WASHINGTON — The Supreme Court refused Monday to put stricter limits on racial slurs in the workplace, turning away an appeal from a black computer technician who was fired shortly after complaining that a white co-worker loudly described a pair of crime suspects as "two black monkeys in a cage."
Robert Jordan was dismissed from his contract job for IBM in suburban Maryland a month after his complaint and was told that he was "being disruptive." Jordan said he found the comment shocking and disgusting and believed his supervisors should reprimand the employee who said it.
But his race-bias lawsuit against IBM exposed the fact that the nation's civil rights laws did not necessarily protect an employee from a racist or sexist slur by a co-worker.
Even if Jordan was fired simply for complaining about the racist comment, his employer did not violate civil rights law, a federal judge and the U.S. Court of Appeals said in dismissing his lawsuit. That's because "an isolated racial slur" does not create a "hostile work environment," the lower court said.
"No objectively reasonable person could have believed IBM's office was in the grips of a hostile work environment," said Judge Paul V. Niemeyer for the U.S. 4th Circuit Court of Appeals, nor was there evidence that it was "infected with severe or pervasive" racism.
The full appeals court split 5-5 on the issue last fall, and the dissenters urged the Supreme Court to hear Jordan's appeal.
Civil rights lawyers also filed briefs urging the justices to take up the case. They said the ruling left employees in a "Catch-22 situation."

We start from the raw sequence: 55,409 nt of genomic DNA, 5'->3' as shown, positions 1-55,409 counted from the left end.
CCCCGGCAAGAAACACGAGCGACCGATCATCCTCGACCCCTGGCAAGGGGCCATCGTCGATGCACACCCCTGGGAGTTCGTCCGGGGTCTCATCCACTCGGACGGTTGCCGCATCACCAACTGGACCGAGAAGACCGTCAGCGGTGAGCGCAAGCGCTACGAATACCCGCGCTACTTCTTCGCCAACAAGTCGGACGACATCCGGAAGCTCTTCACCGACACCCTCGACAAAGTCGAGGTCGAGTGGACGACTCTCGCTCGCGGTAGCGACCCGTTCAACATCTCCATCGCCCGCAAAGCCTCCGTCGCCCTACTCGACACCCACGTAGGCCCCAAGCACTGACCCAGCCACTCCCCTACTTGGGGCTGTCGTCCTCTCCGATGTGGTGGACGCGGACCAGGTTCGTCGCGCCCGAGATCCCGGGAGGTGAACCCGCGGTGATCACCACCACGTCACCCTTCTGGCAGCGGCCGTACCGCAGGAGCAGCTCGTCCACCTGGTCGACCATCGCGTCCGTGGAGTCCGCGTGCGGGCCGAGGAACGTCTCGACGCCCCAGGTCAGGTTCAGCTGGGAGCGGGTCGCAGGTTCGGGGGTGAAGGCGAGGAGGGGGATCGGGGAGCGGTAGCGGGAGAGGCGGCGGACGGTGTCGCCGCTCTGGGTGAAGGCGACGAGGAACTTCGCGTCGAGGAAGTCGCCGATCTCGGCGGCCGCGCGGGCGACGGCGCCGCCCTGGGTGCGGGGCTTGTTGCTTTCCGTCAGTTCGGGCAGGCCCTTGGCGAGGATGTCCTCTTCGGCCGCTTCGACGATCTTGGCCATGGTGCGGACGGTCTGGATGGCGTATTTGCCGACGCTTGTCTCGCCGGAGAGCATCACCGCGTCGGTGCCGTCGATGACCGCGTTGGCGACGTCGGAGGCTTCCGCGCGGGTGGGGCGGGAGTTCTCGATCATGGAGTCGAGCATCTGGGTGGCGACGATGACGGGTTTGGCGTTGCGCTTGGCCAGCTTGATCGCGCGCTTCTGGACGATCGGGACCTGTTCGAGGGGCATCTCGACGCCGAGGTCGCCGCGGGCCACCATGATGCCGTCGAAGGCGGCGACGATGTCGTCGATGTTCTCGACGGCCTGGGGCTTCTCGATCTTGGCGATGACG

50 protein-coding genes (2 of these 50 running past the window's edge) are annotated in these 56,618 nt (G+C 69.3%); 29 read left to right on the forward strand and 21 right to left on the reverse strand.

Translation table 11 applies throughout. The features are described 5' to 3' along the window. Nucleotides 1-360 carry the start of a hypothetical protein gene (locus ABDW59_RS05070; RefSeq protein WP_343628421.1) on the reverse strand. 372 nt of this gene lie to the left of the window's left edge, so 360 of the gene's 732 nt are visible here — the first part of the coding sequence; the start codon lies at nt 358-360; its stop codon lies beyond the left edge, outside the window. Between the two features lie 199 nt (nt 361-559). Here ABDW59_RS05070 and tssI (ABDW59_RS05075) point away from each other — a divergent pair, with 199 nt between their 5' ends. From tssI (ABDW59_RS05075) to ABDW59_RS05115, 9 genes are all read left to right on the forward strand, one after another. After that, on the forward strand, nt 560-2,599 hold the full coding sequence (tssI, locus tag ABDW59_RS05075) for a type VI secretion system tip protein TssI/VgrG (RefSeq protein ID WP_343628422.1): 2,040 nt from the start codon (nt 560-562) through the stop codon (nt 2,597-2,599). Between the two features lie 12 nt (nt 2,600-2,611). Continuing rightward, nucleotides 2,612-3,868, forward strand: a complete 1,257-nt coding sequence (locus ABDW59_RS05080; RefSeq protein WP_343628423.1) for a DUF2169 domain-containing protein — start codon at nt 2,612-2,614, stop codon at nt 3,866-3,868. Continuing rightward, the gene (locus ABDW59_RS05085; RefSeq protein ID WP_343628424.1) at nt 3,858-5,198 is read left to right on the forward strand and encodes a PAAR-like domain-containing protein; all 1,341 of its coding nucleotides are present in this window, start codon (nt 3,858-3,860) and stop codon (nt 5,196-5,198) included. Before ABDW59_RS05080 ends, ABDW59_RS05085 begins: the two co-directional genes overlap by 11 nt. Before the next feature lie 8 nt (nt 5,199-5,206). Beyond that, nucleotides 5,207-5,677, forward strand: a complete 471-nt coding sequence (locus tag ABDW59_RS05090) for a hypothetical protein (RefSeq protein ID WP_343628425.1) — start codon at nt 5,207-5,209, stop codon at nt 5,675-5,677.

They had been told by managers and by the courts that they should report instances of racism or sexual harassment in the workplace. At the same time, they were vulnerable to being dismissed for making such complaints.
On Monday the Supreme Court issued a one-line order without explanation, saying Jordan's appeal had been turned down.
The incident that led to Jordan's firing took place on the day police captured the two snipers who had terrorized the Washington area in October 2002. Jordan and several other employees were watching on television when the two suspects, both black men, were shown.
"They should put those two black monkeys in a cage with a bunch of black apes and let the apes [sexually assault] them," one white employee exclaimed.
Shocked and offended, Jordan discussed the comment with several others in the office and was told the same person had made similar statements in the past.
He then reported the comment to a manager.
Two IBM supervisors later said they spoke with the white employee, and he admitted to saying, "They should put those two monkeys in a cage." They also said they counseled the white employee about his comments.
Jordan had been a contract worker for IBM for four years, but his schedule was changed a few days after his complaint. He was fired in late November and was told that the IBM staff no longer wanted him there.
In their legal appeals, the civil rights lawyers pointed to the Supreme Court's rulings on sexual harassment in 1998 that told employees they should complain to managers whenever they encountered sexist and demeaning comments on the job.
The same rule should apply to black employees, they said. They should not be faced "with virulent expression of racism in the workplace" and be subject to punishment if they complain, they argued.